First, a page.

Young and Successful: Hiring Recent College Grads
KAS Placement Sales Recruiting Agency
copyright KAS Placement 2010
Hiring Recent College Graduates
Some firms turn up their noses at recent college grads, assuming they are not worth the time and effort it takes to train them and that their lack of experience makes them incompetent. What companies tend to forget is that recent college grads have far more energy, ambition and drive than many seasoned professionals and will make up for their lack of experience through their eagerness, creativity and fresh ideas.
What to look for in new college graduates
When hiring recent college graduates, there are some traits and skills your firm should seek out. The first is a good work ethic. Doing well in a good university is a good indicator of this. For example, the last few hires we have made have been recent NYU graduates. To succeed in a large, prestigious institution such as New York University, you have to be a hard worker and a self starter. Good writing and communication skills are also essential; GPA alone does not reveal whether or not the student has an ability to interact well with people (a necessary skill for any successful sales or business person). Young people who are fresh out of school also tend to be more in tune with the latest trends and advancements in their field, especially if they are coming from institutions with large research facilities or academic departments that are known for being specialists in their area of expertise. Ask them about their views on the future of —–X—–, or their thoughts on the recent development of ——Y—— and see if they have any insightful observations. You might be surprised about how much they have to teach you.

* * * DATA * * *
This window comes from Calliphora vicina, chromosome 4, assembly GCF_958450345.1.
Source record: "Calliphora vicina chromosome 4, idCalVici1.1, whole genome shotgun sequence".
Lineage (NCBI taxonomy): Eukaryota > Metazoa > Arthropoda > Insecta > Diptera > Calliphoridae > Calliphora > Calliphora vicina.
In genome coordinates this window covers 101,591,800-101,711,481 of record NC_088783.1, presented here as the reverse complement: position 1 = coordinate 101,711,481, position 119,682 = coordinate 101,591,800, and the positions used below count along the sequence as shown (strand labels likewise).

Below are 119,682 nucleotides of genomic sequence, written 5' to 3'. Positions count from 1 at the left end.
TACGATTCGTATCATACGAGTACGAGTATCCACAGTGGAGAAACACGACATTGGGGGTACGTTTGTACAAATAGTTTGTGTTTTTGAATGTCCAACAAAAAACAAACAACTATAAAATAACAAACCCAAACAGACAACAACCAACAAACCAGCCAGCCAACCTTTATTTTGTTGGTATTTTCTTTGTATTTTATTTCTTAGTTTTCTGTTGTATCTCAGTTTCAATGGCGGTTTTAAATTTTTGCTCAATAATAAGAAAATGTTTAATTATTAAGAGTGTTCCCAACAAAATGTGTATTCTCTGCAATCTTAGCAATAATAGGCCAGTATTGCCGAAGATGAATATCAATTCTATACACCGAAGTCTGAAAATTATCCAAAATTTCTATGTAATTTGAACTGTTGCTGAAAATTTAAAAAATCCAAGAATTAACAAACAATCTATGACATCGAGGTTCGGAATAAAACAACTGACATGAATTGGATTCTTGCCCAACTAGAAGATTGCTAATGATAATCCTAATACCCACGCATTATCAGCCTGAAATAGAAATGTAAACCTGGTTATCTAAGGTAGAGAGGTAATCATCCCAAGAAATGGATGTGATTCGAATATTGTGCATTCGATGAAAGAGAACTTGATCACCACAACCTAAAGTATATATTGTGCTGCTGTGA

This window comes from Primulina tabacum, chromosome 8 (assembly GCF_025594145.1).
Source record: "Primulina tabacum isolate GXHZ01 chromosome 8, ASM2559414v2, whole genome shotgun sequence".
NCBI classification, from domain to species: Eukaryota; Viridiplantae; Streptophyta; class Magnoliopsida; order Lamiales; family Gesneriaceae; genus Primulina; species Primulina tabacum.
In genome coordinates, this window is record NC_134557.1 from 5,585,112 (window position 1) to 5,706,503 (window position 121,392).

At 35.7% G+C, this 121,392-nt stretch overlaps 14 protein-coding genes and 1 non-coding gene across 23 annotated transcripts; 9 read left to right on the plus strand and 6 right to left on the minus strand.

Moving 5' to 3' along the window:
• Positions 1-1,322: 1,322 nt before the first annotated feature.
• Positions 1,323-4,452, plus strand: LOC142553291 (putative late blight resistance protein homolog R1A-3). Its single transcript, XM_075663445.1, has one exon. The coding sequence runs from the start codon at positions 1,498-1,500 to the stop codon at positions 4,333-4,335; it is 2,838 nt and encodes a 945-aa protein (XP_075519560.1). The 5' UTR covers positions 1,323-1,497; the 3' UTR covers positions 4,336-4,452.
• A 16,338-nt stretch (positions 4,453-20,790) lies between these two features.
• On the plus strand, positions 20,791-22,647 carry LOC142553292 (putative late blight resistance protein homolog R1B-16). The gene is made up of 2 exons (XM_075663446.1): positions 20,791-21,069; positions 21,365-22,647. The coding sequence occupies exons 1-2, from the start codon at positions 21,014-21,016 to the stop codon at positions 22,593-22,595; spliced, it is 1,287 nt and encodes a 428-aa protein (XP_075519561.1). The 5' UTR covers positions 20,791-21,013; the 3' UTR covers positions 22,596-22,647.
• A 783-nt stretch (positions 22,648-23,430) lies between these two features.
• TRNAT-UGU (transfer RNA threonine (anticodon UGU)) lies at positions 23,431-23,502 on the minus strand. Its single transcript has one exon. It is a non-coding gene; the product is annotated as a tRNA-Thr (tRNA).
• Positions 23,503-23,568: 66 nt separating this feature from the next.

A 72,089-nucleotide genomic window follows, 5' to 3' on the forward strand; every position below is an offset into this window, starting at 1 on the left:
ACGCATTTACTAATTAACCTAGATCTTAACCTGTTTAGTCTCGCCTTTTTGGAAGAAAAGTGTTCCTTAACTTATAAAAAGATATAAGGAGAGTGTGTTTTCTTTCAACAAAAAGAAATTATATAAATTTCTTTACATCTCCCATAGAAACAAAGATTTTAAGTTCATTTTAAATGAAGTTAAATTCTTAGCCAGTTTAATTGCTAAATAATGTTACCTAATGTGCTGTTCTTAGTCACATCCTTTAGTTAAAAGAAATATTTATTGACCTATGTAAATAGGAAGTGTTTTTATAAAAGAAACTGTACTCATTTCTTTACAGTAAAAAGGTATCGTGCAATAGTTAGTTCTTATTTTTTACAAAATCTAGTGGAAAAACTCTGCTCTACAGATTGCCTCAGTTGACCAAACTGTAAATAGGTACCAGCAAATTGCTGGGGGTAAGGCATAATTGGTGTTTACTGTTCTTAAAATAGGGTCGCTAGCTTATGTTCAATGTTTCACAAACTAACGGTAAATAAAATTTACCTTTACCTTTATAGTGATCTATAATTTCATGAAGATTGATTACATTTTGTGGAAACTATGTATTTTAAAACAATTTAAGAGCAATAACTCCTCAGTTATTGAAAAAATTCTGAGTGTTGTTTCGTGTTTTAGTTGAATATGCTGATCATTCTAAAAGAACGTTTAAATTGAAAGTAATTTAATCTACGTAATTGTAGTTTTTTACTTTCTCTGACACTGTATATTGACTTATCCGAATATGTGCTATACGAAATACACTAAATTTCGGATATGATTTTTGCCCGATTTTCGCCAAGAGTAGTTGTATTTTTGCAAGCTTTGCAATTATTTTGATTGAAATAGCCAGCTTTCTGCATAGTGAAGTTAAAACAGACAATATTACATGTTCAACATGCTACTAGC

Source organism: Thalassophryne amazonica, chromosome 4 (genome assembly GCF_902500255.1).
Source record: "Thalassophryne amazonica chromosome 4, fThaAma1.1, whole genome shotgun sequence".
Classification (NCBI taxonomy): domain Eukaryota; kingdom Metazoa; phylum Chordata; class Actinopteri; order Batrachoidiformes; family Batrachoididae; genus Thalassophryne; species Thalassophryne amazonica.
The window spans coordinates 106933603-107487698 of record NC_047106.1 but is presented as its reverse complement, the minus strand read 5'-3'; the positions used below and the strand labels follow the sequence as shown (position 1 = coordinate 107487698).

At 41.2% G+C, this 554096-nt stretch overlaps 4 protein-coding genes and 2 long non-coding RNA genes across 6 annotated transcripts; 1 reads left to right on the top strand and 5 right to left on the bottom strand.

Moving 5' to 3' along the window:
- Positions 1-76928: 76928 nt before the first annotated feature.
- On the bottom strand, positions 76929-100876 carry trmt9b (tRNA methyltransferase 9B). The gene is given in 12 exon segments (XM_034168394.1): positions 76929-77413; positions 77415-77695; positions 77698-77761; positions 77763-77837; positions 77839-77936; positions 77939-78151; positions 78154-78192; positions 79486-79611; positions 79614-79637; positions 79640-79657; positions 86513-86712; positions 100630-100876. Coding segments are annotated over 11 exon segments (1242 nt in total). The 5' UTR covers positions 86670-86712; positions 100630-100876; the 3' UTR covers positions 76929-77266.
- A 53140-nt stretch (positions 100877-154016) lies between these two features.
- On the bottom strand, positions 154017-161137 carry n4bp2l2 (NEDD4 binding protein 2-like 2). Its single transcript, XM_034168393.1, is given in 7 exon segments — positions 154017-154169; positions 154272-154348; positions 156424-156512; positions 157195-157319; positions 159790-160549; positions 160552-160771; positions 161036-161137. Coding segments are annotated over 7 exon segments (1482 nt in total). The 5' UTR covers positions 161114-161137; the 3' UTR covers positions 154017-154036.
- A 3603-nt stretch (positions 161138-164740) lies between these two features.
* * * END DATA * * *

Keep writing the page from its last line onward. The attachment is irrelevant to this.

New College Graduates – When to Pass
As with any hire you make, there are always going to be individuals that come across your desk who may look promising on paper but turn out to be more trouble than they’re worth. Watch out for anyone with an overpowering sense of entitlement – you want someone who is eager to learn and going to be a team player, not someone on an ego trip just because they wrote a few great essays in school. Make sure you ask about goals, where the candidate sees themselves in the next few years, etc. Many job seekers who are just out of school have their eyes set on huge companies with famous names and will jump an any opportunity they get to work their. Others may be lured in simply by the prospect of being paid even though they are not passionate about the position and will leave as soon as they get a more interesting offer. If you are looking for someone to join your team for the long term, make sure your candidate is actually interested in the position you are offering.
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